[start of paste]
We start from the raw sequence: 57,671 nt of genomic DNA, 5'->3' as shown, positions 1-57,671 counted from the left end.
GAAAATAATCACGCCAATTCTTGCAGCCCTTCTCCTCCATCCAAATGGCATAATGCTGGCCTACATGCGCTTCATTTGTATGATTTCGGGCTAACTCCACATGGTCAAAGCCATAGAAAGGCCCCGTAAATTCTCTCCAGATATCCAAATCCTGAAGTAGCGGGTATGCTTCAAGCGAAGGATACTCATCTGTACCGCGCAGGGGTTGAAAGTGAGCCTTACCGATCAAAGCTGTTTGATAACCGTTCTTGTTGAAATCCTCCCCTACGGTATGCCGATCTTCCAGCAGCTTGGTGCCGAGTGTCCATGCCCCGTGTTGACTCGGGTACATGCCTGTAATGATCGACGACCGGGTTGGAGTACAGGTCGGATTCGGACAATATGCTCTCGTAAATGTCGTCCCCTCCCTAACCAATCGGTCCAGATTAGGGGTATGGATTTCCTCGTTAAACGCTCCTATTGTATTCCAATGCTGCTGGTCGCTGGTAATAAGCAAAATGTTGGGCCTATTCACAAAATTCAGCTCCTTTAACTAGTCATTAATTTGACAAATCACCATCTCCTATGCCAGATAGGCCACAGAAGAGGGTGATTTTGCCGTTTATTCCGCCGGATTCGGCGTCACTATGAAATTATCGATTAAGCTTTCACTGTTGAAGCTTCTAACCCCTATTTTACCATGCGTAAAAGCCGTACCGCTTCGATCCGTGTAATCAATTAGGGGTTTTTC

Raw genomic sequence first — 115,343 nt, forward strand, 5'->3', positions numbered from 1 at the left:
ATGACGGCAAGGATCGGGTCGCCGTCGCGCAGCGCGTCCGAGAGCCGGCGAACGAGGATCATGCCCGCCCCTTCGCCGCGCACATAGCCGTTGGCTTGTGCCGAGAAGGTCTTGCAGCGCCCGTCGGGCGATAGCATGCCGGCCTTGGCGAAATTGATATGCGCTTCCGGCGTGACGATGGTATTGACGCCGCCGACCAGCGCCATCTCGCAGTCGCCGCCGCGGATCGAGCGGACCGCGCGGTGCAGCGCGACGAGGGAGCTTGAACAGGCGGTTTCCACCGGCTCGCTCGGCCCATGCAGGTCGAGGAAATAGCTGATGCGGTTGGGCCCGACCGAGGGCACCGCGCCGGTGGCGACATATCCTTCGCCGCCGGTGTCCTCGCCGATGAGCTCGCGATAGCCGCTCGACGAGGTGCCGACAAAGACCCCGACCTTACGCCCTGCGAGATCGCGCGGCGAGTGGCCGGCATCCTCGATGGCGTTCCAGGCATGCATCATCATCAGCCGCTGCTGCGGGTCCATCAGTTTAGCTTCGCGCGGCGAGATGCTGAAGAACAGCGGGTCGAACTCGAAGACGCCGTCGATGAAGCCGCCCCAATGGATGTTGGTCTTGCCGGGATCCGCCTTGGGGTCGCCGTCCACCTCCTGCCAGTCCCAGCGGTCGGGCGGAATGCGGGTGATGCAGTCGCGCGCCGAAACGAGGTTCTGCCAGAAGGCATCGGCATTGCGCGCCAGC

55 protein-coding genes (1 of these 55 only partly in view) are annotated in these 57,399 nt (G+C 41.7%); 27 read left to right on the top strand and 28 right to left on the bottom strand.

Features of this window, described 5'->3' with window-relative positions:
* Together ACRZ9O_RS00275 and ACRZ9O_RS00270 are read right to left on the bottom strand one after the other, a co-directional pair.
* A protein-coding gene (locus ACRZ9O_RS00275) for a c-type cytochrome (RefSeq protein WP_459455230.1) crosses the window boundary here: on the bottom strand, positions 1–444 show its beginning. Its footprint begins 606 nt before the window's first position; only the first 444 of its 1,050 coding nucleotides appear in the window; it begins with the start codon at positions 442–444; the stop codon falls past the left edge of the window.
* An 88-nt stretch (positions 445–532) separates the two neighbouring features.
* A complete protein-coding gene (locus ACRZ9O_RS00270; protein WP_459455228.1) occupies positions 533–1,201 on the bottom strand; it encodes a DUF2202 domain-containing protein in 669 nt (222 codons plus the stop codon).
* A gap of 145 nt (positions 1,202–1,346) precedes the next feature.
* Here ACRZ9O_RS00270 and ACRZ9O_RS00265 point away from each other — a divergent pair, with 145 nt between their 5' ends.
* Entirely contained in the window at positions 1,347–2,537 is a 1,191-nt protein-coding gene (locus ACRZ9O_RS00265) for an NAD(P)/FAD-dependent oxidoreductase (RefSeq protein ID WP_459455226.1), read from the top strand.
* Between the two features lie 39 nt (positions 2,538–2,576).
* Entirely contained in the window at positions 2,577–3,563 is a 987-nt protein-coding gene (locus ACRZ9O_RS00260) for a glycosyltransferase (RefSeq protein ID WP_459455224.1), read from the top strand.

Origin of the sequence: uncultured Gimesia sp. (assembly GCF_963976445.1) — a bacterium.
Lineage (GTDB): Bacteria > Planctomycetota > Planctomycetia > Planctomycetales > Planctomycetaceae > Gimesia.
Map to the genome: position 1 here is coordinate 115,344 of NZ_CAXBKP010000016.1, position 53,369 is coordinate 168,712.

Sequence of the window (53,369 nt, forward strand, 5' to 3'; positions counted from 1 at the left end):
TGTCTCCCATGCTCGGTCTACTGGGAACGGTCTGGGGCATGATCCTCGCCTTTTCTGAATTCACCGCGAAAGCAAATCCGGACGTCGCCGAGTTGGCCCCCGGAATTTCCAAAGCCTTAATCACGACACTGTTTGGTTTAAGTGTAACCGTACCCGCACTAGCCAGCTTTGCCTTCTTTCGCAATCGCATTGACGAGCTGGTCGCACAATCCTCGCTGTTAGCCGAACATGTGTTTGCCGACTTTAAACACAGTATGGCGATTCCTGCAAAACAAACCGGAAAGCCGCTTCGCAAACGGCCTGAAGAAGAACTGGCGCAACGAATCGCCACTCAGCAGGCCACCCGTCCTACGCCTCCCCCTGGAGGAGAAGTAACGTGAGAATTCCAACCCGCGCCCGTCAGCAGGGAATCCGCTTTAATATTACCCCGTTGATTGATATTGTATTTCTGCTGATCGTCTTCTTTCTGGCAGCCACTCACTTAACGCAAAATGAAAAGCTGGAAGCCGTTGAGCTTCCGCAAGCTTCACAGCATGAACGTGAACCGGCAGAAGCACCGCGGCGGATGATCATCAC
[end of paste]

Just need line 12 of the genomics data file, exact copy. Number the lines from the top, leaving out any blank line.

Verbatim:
* Here ACRZ9O_RS00270 and ACRZ9O_RS00265 point away from each other — a divergent pair, with 145 nt between their 5' ends.